The five most-read stories on Scope this week were:
Best thing since sliced bread? A (potential) new diagnostic for celiac disease: A new diagnostic test, developed by Stanford immunologist Mark Davis, PhD, and his team, may provide a faster, more accurate and less invasive way to test patients for celiac disease. Their findings of their study are published in the Proceedings of the National Academy of Sciences.
Study: Higher caloric diets are safe and reduce length of stay in hospitalized teens with anorexia: A new study led by Neville Golden, MD, chief of adolescent medicine and a Lucile Packard Children’s Hospital pediatrician, challenges the recommended international guidelines for treating teens hospitalized with anorexia nervosa.
Plane crash creates unexpected learning environment for medical students: Mike Hoaglin, a fourth-year visiting medical student at Stanford, describes how the crash of Asiana Airlines Flight 214 transformed his shift at Stanford’s emergency department into a lesson on the importance of preparedness.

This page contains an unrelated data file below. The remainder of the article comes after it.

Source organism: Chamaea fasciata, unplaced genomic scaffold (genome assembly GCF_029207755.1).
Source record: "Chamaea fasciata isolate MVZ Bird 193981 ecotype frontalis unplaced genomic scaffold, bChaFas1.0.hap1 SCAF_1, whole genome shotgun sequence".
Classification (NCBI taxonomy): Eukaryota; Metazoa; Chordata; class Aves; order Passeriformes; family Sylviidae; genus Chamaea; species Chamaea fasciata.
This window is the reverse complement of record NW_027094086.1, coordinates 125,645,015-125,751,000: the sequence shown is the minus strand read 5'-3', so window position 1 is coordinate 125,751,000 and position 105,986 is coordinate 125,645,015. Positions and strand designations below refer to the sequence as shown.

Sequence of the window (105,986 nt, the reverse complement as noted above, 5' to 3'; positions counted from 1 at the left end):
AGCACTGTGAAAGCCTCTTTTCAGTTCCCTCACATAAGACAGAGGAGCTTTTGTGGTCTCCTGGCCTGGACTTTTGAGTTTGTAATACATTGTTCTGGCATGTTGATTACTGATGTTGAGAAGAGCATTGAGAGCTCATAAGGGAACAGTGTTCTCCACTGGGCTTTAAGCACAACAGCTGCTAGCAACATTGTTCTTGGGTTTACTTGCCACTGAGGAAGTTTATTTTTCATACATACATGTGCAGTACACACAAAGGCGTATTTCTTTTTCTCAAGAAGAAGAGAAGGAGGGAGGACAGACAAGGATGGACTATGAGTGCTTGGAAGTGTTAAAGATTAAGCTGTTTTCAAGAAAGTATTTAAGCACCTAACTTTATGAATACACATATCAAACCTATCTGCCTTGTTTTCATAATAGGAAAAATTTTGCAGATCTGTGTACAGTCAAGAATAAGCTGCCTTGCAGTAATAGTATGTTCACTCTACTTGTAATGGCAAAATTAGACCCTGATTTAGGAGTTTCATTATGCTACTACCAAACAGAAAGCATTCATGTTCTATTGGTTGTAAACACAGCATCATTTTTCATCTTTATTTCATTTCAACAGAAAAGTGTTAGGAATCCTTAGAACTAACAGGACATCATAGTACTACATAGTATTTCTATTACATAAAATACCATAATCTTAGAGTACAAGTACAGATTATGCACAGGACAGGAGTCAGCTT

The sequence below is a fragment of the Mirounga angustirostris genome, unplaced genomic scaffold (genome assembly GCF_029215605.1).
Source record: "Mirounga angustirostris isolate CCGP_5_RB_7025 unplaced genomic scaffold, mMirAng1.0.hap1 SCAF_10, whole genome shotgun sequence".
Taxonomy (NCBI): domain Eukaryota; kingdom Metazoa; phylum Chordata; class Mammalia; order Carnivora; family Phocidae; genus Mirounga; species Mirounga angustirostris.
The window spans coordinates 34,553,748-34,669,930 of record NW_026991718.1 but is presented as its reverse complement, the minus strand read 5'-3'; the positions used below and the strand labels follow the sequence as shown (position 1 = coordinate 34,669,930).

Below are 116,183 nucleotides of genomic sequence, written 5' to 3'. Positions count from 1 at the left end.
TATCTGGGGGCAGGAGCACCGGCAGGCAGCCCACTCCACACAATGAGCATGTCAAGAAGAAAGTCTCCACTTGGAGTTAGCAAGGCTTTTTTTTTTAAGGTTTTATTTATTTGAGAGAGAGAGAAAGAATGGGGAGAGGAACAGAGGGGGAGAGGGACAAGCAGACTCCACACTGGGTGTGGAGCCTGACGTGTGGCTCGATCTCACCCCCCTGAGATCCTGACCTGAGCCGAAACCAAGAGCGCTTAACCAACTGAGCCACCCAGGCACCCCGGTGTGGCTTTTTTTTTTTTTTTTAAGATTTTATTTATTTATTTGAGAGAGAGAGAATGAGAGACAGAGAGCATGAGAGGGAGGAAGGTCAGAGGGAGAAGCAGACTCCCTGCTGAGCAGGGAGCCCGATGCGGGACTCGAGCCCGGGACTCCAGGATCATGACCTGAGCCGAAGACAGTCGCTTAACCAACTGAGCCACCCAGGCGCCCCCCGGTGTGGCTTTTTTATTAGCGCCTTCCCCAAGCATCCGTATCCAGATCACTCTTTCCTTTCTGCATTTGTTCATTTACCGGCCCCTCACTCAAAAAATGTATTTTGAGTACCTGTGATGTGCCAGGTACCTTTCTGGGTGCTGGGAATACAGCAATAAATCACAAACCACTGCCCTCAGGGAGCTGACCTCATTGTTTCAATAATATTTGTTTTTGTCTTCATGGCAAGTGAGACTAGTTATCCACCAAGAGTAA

The mystery surrounding lung-transplant survival rates: An October article in the San Francisco Chronicle offered a look at the challenges facing lung transplant patients and explored why a significant number don’t live beyond the five-year mark, despite improvements in survival rates.
Study highlights social media’s potential as a public-health tool: Yet another study highlights the many ways social media can enhance public health. In this study, led by Andrew Cameron, MD, PhD, of Johns Hopkins University, organ donor registrations increased 21.2-fold in a single day when Facebook made it easy for users to register as an organ donor via Facebook links and share their organ donor status.